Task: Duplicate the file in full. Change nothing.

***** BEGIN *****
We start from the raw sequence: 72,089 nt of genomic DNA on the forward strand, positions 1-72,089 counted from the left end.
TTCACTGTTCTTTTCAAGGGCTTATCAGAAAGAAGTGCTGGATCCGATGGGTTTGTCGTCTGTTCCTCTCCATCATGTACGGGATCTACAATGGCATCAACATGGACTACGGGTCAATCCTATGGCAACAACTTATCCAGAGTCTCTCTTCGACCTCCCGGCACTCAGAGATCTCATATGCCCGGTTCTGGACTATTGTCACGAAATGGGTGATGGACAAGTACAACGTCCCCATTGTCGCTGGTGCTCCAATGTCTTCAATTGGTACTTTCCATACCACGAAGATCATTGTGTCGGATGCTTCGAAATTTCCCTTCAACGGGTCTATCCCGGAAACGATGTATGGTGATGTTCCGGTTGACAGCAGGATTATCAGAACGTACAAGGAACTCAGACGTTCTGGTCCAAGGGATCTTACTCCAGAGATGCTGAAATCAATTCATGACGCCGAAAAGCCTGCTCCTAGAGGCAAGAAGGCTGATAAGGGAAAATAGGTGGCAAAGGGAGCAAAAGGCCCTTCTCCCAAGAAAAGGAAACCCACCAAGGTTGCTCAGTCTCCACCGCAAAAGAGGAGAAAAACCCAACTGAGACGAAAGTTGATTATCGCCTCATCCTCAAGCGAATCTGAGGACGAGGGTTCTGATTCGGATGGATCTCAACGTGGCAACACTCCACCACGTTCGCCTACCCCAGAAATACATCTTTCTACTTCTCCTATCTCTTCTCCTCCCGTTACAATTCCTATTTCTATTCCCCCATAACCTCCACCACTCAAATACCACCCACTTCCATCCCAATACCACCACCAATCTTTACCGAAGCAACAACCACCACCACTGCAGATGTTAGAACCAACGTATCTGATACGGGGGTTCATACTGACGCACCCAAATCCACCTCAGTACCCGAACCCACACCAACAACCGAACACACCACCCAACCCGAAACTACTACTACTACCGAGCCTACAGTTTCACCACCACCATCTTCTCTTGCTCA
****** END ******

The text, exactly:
We start from the raw sequence: 72,089 nt of genomic DNA on the forward strand, positions 1-72,089 counted from the left end.
TTCACTGTTCTTTTCAAGGGCTTATCAGAAAGAAGTGCTGGATCCGATGGGTTTGTCGTCTGTTCCTCTCCATCATGTACGGGATCTACAATGGCATCAACATGGACTACGGGTCAATCCTATGGCAACAACTTATCCAGAGTCTCTCTTCGACCTCCCGGCACTCAGAGATCTCATATGCCCGGTTCTGGACTATTGTCACGAAATGGGTGATGGACAAGTACAACGTCCCCATTGTCGCTGGTGCTCCAATGTCTTCAATTGGTACTTTCCATACCACGAAGATCATTGTGTCGGATGCTTCGAAATTTCCCTTCAACGGGTCTATCCCGGAAACGATGTATGGTGATGTTCCGGTTGACAGCAGGATTATCAGAACGTACAAGGAACTCAGACGTTCTGGTCCAAGGGATCTTACTCCAGAGATGCTGAAATCAATTCATGACGCCGAAAAGCCTGCTCCTAGAGGCAAGAAGGCTGATAAGGGAAAATAGGTGGCAAAGGGAGCAAAAGGCCCTTCTCCCAAGAAAAGGAAACCCACCAAGGTTGCTCAGTCTCCACCGCAAAAGAGGAGAAAAACCCAACTGAGACGAAAGTTGATTATCGCCTCATCCTCAAGCGAATCTGAGGACGAGGGTTCTGATTCGGATGGATCTCAACGTGGCAACACTCCACCACGTTCGCCTACCCCAGAAATACATCTTTCTACTTCTCCTATCTCTTCTCCTCCCGTTACAATTCCTATTTCTATTCCCCCATAACCTCCACCACTCAAATACCACCCACTTCCATCCCAATACCACCACCAATCTTTACCGAAGCAACAACCACCACCACTGCAGATGTTAGAACCAACGTATCTGATACGGGGGTTCATACTGACGCACCCAAATCCACCTCAGTACCCGAACCCACACCAACAACCGAACACACCACCCAACCCGAAACTACTACTACTACCGAGCCTACAGTTTCACCACCACCATCTTCTCTTGCTCA